Rhodes Must Fall: turning history into a safe space

Nobody denies Rhodes was a racist, but erasing the past helps no one.

Paddy Hannam

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Topics Politics UK

Apparently, Rhodes Must Fall. For those who have no idea what that means – probably most people – it is the name, slogan and goal of a campaign seeking to bring down a statue of the imperialist Cecil Rhodes, which currently resides on an outer wall of Oriel College, Oxford.

There is no denying that Cecil Rhodes said and did some horrendous things. He was clearly a racist – though so were most people at the time. His widespread exploitation of people and resources in southern Africa has been well-documented.

I attended a protest outside Oriel College yesterday which demanded Rhodes come down. Rhodes Must Fall has been submerged into the broader Black Lives Matter movement sweeping the Western world. The Oxford demo against Rhodes follows the toppling of slave trader Edward Colston in Bristol and the removal of Robert Milligan in London’s Docklands.

There were hundreds of people present, listening to speeches, chanting ‘Take it down’ and ‘Decolonise’ and holding up banners. At one point, everybody knelt and then sat in silence with hands raised for eight minutes and forty-six seconds – an acknowledgement of the amount of time a police officer had his knee on George Floyd’s neck.

I spent some time looking at the material protesters had brought with them. One banner read, ‘Stop hurting black students’. A similar request is made by many of those calling for statues of racist men to be hauled down. According to this argument, the presence of these statues, representative of a troubled past, causes distress to people from ethnic-minority backgrounds.

It strikes me as quite patronising for mostly white ‘radicals’ to complain that inanimate, static objects can cause so much damage to black people. It seems especially odd when you realise that the Rhodes statue is at a raised level, part of an upper floor of the building, where it is only noticeable if you are looking straight at it. But this is what happens when we indulge in a politics of offence: people start projecting their own feelings on to others.

Another placard said, ‘Listen to black voices, Rhodes Must Fall’. This points to an additional, similar problem. It implies all black voices support the movement, and therefore, on this issue at least, they are all in agreement. Furthermore, it unfairly suggests those who oppose the removal of the statue are ignoring black people.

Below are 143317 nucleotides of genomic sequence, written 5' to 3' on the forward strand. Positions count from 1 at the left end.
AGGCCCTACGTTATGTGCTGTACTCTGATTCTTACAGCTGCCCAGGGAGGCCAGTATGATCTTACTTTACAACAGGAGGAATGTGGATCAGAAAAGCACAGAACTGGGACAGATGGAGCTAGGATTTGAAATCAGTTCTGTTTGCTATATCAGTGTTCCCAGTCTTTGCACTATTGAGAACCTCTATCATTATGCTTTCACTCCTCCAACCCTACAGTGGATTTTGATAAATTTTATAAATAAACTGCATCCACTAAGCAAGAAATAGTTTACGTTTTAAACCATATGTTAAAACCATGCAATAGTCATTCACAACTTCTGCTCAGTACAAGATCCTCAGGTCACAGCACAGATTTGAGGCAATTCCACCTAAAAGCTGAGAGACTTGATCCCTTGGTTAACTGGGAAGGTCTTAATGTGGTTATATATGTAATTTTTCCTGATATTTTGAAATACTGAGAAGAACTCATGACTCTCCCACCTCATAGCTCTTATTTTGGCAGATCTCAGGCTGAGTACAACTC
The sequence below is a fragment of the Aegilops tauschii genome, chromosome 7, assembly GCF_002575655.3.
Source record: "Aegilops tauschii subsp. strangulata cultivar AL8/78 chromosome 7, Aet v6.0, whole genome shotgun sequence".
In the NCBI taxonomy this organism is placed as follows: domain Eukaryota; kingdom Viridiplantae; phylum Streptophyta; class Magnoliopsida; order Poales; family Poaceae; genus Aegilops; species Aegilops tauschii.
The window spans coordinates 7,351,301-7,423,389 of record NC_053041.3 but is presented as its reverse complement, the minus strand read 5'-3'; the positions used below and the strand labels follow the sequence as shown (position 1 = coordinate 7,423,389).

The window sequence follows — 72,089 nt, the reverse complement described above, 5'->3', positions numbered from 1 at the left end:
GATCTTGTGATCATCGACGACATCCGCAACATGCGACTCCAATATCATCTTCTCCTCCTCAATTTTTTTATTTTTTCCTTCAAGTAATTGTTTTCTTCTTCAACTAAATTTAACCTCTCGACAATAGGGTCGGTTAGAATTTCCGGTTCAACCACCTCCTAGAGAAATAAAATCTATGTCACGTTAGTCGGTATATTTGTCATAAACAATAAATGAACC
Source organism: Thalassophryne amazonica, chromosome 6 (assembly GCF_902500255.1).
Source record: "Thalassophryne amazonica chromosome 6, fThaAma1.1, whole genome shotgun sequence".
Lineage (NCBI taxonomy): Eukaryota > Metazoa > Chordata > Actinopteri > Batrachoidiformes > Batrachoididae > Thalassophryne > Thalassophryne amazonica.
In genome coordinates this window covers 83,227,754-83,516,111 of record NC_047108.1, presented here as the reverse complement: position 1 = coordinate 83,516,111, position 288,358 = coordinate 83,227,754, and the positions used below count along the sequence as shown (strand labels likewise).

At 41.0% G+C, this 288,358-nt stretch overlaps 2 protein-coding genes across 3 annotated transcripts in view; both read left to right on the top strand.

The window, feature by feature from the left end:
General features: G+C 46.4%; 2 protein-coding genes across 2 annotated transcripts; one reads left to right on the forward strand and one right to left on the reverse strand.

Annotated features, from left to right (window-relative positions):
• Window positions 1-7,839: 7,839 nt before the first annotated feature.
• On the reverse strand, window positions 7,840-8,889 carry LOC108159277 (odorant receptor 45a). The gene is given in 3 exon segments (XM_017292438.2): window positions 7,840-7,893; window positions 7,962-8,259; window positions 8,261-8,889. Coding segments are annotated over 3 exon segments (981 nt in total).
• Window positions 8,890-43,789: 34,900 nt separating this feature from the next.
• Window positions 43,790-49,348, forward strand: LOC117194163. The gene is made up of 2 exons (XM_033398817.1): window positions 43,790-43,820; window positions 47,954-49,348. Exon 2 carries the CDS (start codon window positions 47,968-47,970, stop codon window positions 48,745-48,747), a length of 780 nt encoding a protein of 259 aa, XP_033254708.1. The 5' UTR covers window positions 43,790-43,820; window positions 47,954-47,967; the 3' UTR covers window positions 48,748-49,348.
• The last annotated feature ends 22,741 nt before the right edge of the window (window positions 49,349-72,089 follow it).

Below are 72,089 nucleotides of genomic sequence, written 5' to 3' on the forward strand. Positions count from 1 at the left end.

Indeed, this has become a regular feature of modern identitarian movements: the desire to simplify complex, nuanced debates into easily identifiable battlelines, often based on racial or gender distinctions. ‘Believe women’ was another such cry, made by supporters of the #MeToo movement. It presumed all women were supportive, even though many had their doubts, and cast anyone who raised questions as misogynistic or stuck in the past.

But perhaps the most striking part of this movement and of many like it is the way they engage with what has gone before us. ‘Your “heritage” is theft’, asserted one placard. Condemning the entire past of a nation and its people in one fell swoop is extraordinarily arrogant. It is this kind of attitude that has resulted in the depressing sight of a defaced Cenotaph in London. History is offending people, and activists are trying to attack it.

In imposing a particular understanding of history on us, today’s anti-racist activists are doing precisely what they accuse their opponents of. No doubt, they will assert that theirs is the objective approach. But what they fail to acknowledge is that few actually defend the more horrific elements of our history. Hardly anybody denies Rhodes was a wicked man or that imperialism was nasty. That is not where the real battle lies, and to suggest otherwise is to misrepresent people’s views.

The real battle lies in what we make history mean for today. And on that front, caution is a virtue. In caving to the demand to make towns, cities and entire countries into safe spaces where nobody can be offended, we take a dangerous path. History is full of unpleasant facts, but it does no good to remove them from the record.

The cry that Rhodes Must Fall shows us that even at the highest seats of learning, the acceptance of some degree of historical relativism, which is essential for a proper understanding of the past, is under threat. We should be worried.

Paddy Hannam is a writer.

Picture by: Getty.

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